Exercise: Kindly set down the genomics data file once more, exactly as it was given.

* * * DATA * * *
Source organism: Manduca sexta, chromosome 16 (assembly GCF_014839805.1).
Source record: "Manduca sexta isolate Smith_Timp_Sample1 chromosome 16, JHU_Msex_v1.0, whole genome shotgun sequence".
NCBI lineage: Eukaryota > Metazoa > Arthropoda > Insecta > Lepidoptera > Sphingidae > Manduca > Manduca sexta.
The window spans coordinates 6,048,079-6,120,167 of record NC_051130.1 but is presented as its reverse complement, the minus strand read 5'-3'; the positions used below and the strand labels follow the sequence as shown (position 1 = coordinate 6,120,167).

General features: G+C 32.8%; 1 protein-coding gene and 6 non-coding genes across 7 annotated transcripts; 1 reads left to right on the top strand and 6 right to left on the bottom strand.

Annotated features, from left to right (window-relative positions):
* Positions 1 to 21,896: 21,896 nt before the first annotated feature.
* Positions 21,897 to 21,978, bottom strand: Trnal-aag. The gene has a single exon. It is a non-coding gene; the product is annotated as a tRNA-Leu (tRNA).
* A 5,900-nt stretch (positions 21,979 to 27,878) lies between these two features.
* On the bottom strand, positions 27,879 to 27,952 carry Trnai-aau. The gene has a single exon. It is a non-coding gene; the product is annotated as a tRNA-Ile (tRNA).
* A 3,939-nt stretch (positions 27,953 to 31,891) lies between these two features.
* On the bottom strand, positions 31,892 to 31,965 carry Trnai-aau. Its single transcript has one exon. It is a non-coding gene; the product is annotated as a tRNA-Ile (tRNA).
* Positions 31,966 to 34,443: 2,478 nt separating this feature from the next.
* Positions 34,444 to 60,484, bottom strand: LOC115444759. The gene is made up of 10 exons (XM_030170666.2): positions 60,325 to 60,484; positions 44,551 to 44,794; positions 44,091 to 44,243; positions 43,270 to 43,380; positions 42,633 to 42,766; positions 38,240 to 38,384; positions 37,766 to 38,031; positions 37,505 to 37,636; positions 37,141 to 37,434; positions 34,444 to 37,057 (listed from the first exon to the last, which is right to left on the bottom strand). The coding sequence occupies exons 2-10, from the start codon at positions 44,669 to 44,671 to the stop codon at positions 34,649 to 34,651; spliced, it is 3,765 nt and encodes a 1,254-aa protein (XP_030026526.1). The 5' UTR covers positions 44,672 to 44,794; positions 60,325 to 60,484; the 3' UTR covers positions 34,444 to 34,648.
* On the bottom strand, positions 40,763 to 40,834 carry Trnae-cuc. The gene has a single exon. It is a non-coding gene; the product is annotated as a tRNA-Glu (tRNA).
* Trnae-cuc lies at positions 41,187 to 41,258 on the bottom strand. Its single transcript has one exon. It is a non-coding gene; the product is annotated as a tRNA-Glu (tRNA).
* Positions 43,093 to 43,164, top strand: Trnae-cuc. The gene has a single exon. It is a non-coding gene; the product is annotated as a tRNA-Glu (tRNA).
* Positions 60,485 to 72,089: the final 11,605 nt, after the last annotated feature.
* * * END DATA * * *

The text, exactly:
Source organism: Manduca sexta, chromosome 16 (assembly GCF_014839805.1).
Source record: "Manduca sexta isolate Smith_Timp_Sample1 chromosome 16, JHU_Msex_v1.0, whole genome shotgun sequence".
NCBI lineage: Eukaryota > Metazoa > Arthropoda > Insecta > Lepidoptera > Sphingidae > Manduca > Manduca sexta.
The window spans coordinates 6,048,079-6,120,167 of record NC_051130.1 but is presented as its reverse complement, the minus strand read 5'-3'; the positions used below and the strand labels follow the sequence as shown (position 1 = coordinate 6,120,167).

General features: G+C 32.8%; 1 protein-coding gene and 6 non-coding genes across 7 annotated transcripts; 1 reads left to right on the top strand and 6 right to left on the bottom strand.

Annotated features, from left to right (window-relative positions):
* Positions 1 to 21,896: 21,896 nt before the first annotated feature.
* Positions 21,897 to 21,978, bottom strand: Trnal-aag. The gene has a single exon. It is a non-coding gene; the product is annotated as a tRNA-Leu (tRNA).
* A 5,900-nt stretch (positions 21,979 to 27,878) lies between these two features.
* On the bottom strand, positions 27,879 to 27,952 carry Trnai-aau. The gene has a single exon. It is a non-coding gene; the product is annotated as a tRNA-Ile (tRNA).
* A 3,939-nt stretch (positions 27,953 to 31,891) lies between these two features.
* On the bottom strand, positions 31,892 to 31,965 carry Trnai-aau. Its single transcript has one exon. It is a non-coding gene; the product is annotated as a tRNA-Ile (tRNA).
* Positions 31,966 to 34,443: 2,478 nt separating this feature from the next.
* Positions 34,444 to 60,484, bottom strand: LOC115444759. The gene is made up of 10 exons (XM_030170666.2): positions 60,325 to 60,484; positions 44,551 to 44,794; positions 44,091 to 44,243; positions 43,270 to 43,380; positions 42,633 to 42,766; positions 38,240 to 38,384; positions 37,766 to 38,031; positions 37,505 to 37,636; positions 37,141 to 37,434; positions 34,444 to 37,057 (listed from the first exon to the last, which is right to left on the bottom strand). The coding sequence occupies exons 2-10, from the start codon at positions 44,669 to 44,671 to the stop codon at positions 34,649 to 34,651; spliced, it is 3,765 nt and encodes a 1,254-aa protein (XP_030026526.1). The 5' UTR covers positions 44,672 to 44,794; positions 60,325 to 60,484; the 3' UTR covers positions 34,444 to 34,648.
* On the bottom strand, positions 40,763 to 40,834 carry Trnae-cuc. The gene has a single exon. It is a non-coding gene; the product is annotated as a tRNA-Glu (tRNA).
* Trnae-cuc lies at positions 41,187 to 41,258 on the bottom strand. Its single transcript has one exon. It is a non-coding gene; the product is annotated as a tRNA-Glu (tRNA).
* Positions 43,093 to 43,164, top strand: Trnae-cuc. The gene has a single exon. It is a non-coding gene; the product is annotated as a tRNA-Glu (tRNA).
* Positions 60,485 to 72,089: the final 11,605 nt, after the last annotated feature.